|Birth name||Leonard Geoffrey Feather|
13 September 1914|
|Died||22 September 1994
Encino, California, US
Leonard Geoffrey Feather (13 September 1914 – 22 September 1994) was a British-born jazz pianist, composer, and producer who was best known for his music journalism and other writing.
Feather was born in London into a strictly conformist upper middle-class Jewish family. He learned to play the piano and clarinet without formal training and started writing about jazz and film by his late teens. At age of twenty-one, Feather made his first visit to the United States, and after working in the UK and the US as a record producer finally settled in New York City in 1939, where he lived until moving to Los Angeles in 1960. Feather was co-editor of Metronome magazine and served as chief jazz critic for the Los Angeles Times until his death.
Feather's compositions have been widely recorded, including "Evil Gal Blues" and "Blowtop Blues" by Dinah Washington, and what is possibly his biggest hit, "How Blue Can You Get?" by blues artists Louis Jordan and B. B. King. But it was as a writer on jazz (as a journalist, critic, historian, and campaigner) that he made his biggest mark: "Feather was for a long time the most widely read and most influential writer on jazz." Even jazz enthusiasts who didn't read his books and articles would have known him from the liner notes that he wrote for hundreds of jazz albums. He also has a radio show called "Platterbrains" that aired from 1953 to 1958. Feather organized the first Carnegie Hall jazz concerts, the only two jazz concerts at the original Metropolitan Opera House.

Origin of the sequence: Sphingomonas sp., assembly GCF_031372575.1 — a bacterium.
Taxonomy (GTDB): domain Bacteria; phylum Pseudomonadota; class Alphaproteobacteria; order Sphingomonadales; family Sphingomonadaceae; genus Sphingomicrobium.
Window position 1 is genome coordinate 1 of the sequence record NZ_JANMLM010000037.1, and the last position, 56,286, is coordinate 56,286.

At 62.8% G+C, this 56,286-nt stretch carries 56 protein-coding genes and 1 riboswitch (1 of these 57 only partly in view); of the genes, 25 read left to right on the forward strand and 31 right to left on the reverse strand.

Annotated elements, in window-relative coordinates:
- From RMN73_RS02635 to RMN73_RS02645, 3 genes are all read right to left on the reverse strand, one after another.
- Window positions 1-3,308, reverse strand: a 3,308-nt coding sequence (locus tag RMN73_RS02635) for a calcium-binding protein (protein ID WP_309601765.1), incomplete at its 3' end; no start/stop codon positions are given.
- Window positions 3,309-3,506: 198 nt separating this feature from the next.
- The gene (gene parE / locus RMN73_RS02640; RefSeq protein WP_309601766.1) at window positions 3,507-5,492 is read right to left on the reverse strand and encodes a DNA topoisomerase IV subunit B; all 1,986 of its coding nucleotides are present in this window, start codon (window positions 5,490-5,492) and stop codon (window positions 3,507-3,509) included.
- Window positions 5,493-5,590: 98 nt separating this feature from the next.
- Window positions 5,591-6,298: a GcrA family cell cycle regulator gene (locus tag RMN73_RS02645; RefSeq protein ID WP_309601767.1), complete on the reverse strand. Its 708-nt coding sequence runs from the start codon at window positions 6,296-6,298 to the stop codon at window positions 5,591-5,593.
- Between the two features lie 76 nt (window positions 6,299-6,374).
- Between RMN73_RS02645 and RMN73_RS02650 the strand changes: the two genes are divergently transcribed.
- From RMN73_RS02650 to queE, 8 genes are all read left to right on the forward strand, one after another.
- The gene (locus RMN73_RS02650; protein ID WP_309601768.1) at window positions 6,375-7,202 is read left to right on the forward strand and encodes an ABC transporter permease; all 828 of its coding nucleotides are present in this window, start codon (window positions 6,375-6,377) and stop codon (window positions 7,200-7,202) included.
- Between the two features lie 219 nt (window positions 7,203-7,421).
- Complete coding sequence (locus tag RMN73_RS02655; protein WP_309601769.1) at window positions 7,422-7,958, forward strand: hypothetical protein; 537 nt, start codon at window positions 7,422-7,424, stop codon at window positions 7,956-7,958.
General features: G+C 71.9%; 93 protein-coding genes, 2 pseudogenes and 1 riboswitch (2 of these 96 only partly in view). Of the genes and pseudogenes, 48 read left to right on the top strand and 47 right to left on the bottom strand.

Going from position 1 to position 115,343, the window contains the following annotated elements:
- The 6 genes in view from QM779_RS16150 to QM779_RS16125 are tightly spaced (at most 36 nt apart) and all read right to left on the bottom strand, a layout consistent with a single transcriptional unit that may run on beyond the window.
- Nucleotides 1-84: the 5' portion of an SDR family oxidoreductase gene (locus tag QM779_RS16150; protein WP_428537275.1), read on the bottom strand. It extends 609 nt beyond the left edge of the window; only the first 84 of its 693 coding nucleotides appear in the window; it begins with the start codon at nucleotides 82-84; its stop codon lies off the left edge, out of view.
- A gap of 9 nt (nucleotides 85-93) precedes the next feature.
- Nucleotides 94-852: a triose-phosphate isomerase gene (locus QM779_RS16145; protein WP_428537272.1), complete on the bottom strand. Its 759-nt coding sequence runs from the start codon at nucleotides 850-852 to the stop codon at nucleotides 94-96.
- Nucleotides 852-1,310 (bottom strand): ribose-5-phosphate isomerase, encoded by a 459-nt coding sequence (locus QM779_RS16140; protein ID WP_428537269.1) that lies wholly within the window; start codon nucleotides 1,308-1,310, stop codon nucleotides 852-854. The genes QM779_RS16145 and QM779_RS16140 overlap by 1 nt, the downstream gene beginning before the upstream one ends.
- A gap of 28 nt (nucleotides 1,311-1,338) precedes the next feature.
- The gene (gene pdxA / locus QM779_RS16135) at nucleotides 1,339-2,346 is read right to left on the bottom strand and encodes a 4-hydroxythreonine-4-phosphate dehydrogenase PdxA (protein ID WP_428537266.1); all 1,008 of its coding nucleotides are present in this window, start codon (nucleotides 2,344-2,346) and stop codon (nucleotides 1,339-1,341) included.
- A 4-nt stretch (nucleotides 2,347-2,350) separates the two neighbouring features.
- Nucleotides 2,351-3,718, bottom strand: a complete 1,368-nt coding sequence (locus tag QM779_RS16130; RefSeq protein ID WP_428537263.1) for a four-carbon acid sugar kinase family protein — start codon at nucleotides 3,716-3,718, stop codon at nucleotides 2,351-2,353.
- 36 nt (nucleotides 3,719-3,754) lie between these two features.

Feather's archives are part of the International Jazz Collections at the University of Idaho Library.
With Langston Hughes
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